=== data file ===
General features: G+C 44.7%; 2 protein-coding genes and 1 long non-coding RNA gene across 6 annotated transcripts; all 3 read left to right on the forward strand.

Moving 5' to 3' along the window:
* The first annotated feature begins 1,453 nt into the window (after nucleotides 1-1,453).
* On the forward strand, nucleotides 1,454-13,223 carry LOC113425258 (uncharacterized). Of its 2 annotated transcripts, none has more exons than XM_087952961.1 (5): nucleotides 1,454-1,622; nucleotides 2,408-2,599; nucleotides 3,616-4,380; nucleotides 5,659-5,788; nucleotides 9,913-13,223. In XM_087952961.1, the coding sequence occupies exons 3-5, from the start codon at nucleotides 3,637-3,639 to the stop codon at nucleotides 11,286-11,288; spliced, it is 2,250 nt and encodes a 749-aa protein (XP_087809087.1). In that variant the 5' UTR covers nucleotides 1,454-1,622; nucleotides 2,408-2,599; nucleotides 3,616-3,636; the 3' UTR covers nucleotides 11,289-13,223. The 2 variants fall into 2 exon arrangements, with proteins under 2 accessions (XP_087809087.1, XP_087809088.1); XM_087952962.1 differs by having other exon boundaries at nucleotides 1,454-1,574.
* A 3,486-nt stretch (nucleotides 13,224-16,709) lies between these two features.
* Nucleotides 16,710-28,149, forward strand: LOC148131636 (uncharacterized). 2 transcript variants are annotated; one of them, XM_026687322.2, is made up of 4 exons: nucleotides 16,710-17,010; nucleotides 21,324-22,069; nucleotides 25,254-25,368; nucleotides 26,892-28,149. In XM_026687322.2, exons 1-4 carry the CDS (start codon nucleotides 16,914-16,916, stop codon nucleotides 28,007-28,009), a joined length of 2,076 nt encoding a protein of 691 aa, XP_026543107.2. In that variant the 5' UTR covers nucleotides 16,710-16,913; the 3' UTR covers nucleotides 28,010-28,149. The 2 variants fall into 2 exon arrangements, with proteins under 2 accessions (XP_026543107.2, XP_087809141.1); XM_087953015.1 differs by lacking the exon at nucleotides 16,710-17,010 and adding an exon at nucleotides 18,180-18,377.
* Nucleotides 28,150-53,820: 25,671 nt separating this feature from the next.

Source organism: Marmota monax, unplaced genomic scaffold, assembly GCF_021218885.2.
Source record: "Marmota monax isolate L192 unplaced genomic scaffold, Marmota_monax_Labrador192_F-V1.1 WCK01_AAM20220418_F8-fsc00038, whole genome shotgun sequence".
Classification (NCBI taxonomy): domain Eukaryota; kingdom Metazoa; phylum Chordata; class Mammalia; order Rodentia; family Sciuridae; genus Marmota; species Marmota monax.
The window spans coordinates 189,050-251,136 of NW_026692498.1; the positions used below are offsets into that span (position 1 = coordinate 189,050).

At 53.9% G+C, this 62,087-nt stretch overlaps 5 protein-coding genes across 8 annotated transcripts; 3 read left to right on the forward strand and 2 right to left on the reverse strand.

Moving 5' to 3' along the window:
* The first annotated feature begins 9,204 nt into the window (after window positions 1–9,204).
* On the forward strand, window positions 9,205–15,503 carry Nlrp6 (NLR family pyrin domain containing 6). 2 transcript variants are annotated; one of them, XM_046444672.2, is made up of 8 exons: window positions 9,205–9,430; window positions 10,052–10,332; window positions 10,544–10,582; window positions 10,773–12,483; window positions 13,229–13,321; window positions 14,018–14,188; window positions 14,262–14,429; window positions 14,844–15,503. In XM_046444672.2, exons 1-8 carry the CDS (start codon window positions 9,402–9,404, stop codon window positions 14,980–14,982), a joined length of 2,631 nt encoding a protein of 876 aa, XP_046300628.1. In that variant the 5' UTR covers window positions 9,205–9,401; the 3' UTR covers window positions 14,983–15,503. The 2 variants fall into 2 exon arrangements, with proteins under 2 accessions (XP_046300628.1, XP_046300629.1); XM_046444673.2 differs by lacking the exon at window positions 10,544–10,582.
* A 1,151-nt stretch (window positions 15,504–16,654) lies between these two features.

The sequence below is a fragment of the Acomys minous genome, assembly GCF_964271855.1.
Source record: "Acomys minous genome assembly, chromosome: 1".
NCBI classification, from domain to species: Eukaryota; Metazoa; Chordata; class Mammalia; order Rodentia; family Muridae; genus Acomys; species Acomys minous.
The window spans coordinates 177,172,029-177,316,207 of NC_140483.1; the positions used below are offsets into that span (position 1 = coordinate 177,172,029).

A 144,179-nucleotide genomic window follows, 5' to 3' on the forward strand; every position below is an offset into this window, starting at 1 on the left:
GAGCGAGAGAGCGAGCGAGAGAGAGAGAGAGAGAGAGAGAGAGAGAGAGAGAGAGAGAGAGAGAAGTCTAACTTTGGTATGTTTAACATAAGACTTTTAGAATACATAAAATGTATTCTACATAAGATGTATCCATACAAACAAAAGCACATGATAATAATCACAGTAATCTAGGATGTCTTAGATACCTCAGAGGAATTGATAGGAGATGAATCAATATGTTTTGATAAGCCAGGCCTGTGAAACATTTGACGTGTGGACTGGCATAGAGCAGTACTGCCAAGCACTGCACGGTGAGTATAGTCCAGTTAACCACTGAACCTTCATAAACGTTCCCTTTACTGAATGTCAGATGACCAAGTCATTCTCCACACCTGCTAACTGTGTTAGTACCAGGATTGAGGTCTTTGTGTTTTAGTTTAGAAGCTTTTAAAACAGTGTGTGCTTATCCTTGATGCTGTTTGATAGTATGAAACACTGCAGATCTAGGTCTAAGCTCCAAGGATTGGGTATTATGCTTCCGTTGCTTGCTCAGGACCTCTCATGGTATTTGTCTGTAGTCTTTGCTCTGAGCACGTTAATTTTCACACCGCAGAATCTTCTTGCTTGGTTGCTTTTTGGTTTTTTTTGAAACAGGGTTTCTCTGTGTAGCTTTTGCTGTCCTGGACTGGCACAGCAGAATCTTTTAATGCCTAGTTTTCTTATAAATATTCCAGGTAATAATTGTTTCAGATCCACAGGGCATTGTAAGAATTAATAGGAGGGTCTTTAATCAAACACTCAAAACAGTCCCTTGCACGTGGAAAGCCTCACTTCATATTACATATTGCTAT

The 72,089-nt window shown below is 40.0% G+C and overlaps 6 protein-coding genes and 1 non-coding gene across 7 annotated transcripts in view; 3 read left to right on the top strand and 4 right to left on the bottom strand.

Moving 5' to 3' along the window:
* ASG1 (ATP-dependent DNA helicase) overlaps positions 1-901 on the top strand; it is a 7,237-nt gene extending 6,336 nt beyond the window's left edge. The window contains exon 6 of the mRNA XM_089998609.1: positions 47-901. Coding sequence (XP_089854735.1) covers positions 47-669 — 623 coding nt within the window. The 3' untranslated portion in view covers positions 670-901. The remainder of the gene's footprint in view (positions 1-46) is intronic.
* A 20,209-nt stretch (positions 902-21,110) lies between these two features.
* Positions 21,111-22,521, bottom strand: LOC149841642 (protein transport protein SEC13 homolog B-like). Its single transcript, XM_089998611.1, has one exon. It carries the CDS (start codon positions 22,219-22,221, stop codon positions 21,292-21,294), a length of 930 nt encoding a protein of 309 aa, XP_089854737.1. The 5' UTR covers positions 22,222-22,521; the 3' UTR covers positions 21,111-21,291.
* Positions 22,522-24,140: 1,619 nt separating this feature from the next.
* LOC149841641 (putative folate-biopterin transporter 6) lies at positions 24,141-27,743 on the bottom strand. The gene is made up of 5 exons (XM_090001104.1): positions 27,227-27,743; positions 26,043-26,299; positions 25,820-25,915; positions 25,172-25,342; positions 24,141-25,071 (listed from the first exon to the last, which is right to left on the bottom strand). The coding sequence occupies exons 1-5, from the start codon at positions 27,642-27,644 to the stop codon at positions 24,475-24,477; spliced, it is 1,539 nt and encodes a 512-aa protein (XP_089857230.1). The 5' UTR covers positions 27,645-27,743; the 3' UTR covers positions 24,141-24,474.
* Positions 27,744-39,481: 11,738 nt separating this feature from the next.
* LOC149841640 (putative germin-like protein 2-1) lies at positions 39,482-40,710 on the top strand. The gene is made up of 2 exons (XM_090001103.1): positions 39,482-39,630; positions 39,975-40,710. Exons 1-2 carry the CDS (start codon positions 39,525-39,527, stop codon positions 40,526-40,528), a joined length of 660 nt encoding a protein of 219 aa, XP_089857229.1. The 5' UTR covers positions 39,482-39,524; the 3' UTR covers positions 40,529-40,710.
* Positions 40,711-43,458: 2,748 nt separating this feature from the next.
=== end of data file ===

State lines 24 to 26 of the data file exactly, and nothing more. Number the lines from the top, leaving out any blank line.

Moving 5' to 3' along the window:
* ASG1 (ATP-dependent DNA helicase) overlaps positions 1-901 on the top strand; it is a 7,237-nt gene extending 6,336 nt beyond the window's left edge. The window contains exon 6 of the mRNA XM_089998609.1: positions 47-901. Coding sequence (XP_089854735.1) covers positions 47-669 — 623 coding nt within the window. The 3' untranslated portion in view covers positions 670-901. The remainder of the gene's footprint in view (positions 1-46) is intronic.
* A 20,209-nt stretch (positions 902-21,110) lies between these two features.